Prior to the use of IL-12 and IL-23 inhibitors for the treatment of psoriasis, concern arose because of unrelated studies involving people and transgenic mice with IL-12 deficiencies. Populations of people with a congenital deficiency of the IL-12 p40 subunit or the IL-12 receptor were found to have an increased susceptibility to intracellular pathogens, including tuberculosis, Toxoplasma gondii and Leishmania major, as well as defective delayed type hypersensitivity reactions. Furthermore, IL-12 plays an integral role in immunity against multiple viruses, including herpes simplex virus, vesicular stomatitis virus, and murine aquired immunodeficiency syndrome (MAIDS).7 These specific concerns have not yet been proven to be an issue in the trials, but due to the tuberculosis concern, an exclusion criterion common to all 4 studies outlined that no person with active disease would be allowed to participate. Ultimately, long-term consequences of IL-12 and IL-23 inhibitor usage beyond 76 weeks have yet to be determined as the clinical trials are very recent.
Various studies involving autoimmune diseases in non-human models have shown that targeting IL-23 alone instead of targeting both may be a better strategy.1 Specifically, a study by Chan et al. showed that direct intradermal administration into mice of IL-23 alone, but not IL-12 alone, initiates a psoriatic type reaction. This TNF-mediated spectrum of events culminates in erythema, and acanthosis with parakeratosis that is accompanied by a mixed dermal infiltrate.
Another important consideration is the cost of these drugs. Although the exact market cost has not yet been established, biologic agents tend to be very expensive, and IL-12 and IL-23 inhibitors will likely not be an exception to this trend.
IL-12 and IL-23 inhibitors remain on the forefront of treatment options for inflammatory diseases such as psoriasis, Crohn’s disease, multiple sclerosis, and rheumatoid arthritis. Although the current data does not provide insight into the long-term effects of these drugs, results have been extremely encouraging. In light of the current research and results, IL-12 and IL-23 inhibitors are a very promising option in the treatment of psoriasis.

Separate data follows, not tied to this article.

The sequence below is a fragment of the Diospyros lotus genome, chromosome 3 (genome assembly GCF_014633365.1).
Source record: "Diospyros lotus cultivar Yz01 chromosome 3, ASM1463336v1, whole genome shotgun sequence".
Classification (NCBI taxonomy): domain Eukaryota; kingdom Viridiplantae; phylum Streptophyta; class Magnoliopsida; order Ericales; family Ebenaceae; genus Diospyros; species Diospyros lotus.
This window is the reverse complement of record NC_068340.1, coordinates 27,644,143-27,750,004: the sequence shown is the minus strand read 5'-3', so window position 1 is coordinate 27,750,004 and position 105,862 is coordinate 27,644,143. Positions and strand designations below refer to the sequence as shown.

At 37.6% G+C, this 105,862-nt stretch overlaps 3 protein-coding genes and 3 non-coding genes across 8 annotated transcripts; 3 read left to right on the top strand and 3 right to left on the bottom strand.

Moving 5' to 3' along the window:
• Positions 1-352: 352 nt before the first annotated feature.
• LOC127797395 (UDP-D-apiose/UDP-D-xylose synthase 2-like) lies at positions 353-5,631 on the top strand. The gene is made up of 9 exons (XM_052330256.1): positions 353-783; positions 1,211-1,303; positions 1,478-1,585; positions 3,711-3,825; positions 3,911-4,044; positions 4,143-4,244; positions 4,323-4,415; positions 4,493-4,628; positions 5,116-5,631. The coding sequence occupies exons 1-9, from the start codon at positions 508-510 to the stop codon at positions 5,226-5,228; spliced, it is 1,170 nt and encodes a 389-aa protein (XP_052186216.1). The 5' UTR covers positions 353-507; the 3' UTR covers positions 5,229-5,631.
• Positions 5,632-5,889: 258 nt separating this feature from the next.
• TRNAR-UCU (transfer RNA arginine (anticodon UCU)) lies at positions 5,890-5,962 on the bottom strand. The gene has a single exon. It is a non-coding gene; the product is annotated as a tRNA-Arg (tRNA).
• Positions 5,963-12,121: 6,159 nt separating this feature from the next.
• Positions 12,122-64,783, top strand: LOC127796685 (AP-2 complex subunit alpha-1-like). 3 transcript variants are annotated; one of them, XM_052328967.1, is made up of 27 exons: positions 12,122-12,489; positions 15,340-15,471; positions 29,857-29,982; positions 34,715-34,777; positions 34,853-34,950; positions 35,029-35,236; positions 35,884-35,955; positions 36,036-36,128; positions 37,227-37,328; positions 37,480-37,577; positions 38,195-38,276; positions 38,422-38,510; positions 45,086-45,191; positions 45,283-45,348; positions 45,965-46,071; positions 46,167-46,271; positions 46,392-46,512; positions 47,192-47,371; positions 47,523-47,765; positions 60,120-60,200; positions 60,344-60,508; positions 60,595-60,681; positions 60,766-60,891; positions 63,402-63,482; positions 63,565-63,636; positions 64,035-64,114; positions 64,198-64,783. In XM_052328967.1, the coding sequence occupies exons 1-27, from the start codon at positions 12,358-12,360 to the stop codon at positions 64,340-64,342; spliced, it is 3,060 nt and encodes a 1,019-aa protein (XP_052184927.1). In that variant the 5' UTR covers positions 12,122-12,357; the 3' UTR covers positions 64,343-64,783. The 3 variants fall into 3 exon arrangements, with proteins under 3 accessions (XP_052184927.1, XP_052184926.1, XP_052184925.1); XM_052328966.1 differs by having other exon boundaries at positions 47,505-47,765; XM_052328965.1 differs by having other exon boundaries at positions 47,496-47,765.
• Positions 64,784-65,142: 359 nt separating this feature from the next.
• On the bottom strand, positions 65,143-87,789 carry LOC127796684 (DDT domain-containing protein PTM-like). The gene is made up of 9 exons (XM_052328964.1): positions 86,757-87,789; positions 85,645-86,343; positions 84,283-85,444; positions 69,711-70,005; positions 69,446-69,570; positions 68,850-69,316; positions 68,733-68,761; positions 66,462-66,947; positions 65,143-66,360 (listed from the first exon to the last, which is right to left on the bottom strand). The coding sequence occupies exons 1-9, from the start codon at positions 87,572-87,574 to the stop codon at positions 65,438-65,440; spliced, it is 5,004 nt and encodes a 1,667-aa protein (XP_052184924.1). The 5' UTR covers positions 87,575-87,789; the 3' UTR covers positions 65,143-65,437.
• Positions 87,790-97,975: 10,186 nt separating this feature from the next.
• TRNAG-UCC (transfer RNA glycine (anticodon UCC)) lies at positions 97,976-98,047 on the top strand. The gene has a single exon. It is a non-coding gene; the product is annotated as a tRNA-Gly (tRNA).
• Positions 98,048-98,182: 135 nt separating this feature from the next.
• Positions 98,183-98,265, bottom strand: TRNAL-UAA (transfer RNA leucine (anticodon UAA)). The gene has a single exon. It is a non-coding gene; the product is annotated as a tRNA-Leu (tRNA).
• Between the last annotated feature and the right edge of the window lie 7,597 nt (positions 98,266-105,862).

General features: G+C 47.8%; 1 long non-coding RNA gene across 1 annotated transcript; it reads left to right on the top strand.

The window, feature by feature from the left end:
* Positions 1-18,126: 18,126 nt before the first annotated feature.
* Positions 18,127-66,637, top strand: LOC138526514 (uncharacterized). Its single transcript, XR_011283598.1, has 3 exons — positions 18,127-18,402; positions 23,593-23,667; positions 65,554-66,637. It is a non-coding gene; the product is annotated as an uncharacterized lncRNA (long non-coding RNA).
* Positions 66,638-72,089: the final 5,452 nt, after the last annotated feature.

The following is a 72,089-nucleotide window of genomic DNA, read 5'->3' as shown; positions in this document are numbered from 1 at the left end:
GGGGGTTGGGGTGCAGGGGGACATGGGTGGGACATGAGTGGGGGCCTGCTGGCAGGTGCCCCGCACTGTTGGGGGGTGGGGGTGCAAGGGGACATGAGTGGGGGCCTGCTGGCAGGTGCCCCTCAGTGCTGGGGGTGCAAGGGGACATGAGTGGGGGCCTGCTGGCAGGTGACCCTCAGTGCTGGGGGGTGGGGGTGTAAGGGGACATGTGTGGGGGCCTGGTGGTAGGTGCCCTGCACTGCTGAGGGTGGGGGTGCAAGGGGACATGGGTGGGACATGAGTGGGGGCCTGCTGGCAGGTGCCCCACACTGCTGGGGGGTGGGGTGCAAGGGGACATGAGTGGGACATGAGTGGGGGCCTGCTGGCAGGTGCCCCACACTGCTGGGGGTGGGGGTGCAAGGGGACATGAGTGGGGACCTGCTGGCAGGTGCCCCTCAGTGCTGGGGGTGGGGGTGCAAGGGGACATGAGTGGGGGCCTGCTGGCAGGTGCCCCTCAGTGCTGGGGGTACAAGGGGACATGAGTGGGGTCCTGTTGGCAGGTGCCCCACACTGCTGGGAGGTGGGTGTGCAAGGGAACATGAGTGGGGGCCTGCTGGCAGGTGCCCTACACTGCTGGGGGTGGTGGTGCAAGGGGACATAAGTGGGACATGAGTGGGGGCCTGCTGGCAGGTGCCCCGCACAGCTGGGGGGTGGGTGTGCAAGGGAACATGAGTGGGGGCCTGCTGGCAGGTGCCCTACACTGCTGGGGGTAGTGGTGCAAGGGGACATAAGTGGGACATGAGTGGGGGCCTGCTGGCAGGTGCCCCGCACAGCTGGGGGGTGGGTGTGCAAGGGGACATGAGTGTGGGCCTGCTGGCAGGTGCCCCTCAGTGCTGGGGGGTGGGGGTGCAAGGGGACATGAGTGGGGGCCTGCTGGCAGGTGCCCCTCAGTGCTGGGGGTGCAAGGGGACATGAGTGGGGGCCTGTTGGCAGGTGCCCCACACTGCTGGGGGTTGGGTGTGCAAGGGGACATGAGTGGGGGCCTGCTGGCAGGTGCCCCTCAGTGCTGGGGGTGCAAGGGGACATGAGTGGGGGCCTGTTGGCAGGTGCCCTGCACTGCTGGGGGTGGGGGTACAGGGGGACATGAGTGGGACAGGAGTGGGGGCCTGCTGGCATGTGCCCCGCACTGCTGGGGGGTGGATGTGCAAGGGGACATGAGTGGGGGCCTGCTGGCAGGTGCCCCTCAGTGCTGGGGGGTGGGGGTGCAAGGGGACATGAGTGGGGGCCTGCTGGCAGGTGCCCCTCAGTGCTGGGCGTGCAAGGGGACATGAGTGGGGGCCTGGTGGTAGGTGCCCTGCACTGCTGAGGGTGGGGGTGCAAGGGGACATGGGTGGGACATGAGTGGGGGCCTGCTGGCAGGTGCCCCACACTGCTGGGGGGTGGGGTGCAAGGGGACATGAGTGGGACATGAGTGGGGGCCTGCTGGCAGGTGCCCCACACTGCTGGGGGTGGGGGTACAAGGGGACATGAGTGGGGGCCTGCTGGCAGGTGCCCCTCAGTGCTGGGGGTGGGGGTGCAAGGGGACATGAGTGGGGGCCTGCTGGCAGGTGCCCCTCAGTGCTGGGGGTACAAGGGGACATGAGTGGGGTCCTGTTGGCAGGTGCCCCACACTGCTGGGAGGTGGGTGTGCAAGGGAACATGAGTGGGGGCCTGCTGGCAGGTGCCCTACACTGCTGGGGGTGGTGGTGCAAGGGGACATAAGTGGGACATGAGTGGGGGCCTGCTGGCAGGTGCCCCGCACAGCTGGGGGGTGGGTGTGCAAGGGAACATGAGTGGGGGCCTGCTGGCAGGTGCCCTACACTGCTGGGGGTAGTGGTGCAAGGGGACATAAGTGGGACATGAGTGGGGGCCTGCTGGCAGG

While the therapeutic effects were shown to have a dose-response relationship, the AEs illustrated no such trend. Furthermore, although the rate of AEs was higher in the ABT-874 treatment groups, these events were reported to be generally tolerable, easily managed, and did not cause a significant percentage of subjects to be discontinued from the study.2 The current standard of care for psoriasis includes the use of broad spectrum anti-T-cell agents with accompanying immunosuppression,12 and often necessitates early discontinuation and subsequent psoriatic flares. With the introduction of the IL-12 and IL-23 inhibitors, there is new hope for patients battling psoriasis, as these formulations offer a favorable balance between disease treatment, resolution, tolerable side-effects, and an overall improved quality of life.
- Reddy M, Davis C, Wong J, et al. Modulation of CLA, IL-12R, CD40L, and IL-2Rá expression and inhibition of IL-12 and IL-23-induced cytokine secretion by CNTO 1275. Cell Immunol 247(1):1-11 (2007 May).
- Kimball AB, Gordon KB, Langley RG, et al. Safety and efficacy of ABT-874, a fully human interleukin 12/23 monoclonal antibody, in the treatment of moderate to severe chronic plaque psoriasis. Arch Dermatol 144(2):200-7 (2008 Feb).
- Krueger GG, Langely RG, Leonardi C, et al. A human interleukin-12/23 monoclonal antibody for the treatment of psoriasis. N Engl J Med 356(6):580-92 (2007 Feb).
- Piskin G, Sylva-Steenland RMR, Bos J, et al. In vitro and in situ expression of IL-23 by keratinocytes in healthy skin and psoriasis lesions: enhanced expression in psoriatic skin. J Immunol 176(3):1908-15 (2006 Feb).
- Cargill M, Schrodi SJ, Chang M, et al. A Large-scale genetic association study confirms IL-12B and leads to IL-23R as psoriasis-risk genes. Am J Hum Genet 80(2):273-90 (2007 Feb).
- Smith RL, Warren RB, Eyre S, et al. Polymorphisms in the IL-12â and IL-23R genes are associated with psoriasis of early onset in a UK cohort. J Invest Dermatol 128(5):1325-7 (2008 May).
- Torti DC, Feldman SR. Interleukin-12, Interleukin-23, and psoriasis: current prospects. J Am Acad Dermatol 57(6):1059-68 (2007 Dec).
- Stetsko D, Sauder DN. IL-12 and IL-23 in health and disease. Expert Rev Clin Immunol 4(3):301-3 (2008 May).
- Leonardi CL, Kimball AB, Papp KA, et al. Efficacy and Safety of ustekinumab, a human interleukin-12/23 monoclonal antibody, in patients with psoriasis: 76-week results from a randomized, double-blind, placebo-controlled trial (PHOENIX 1). Lancet 371(9627):1665-74 (2008 May).
- Papp KA, Langley RG, Lebwohl M, et al. Efficacy and safety of ustekinumab, a human interleukin-12/23 monoclonal antibody, in patients with psoriasis: 52-week results from a randomized, double-blind, placebo-controlled trial (PHOENIX 2). Lancet 371(9625):1675-84 (2008 May).
- Chan RC, Blumenschein W, Murphy E, et al. IL-23 stimulates epidermal hyperplasia via TNF and IL-20R2-dependent mechanisms with implications for psoriasis pathogenesis. J Exp Med 203(12):2577-87 (2006 Nov).
- Bartlett BL, Tyring SK. Ustekinumab for chronic plaque psoriasis. Lancet 371(9625):1639-40 (2008 May).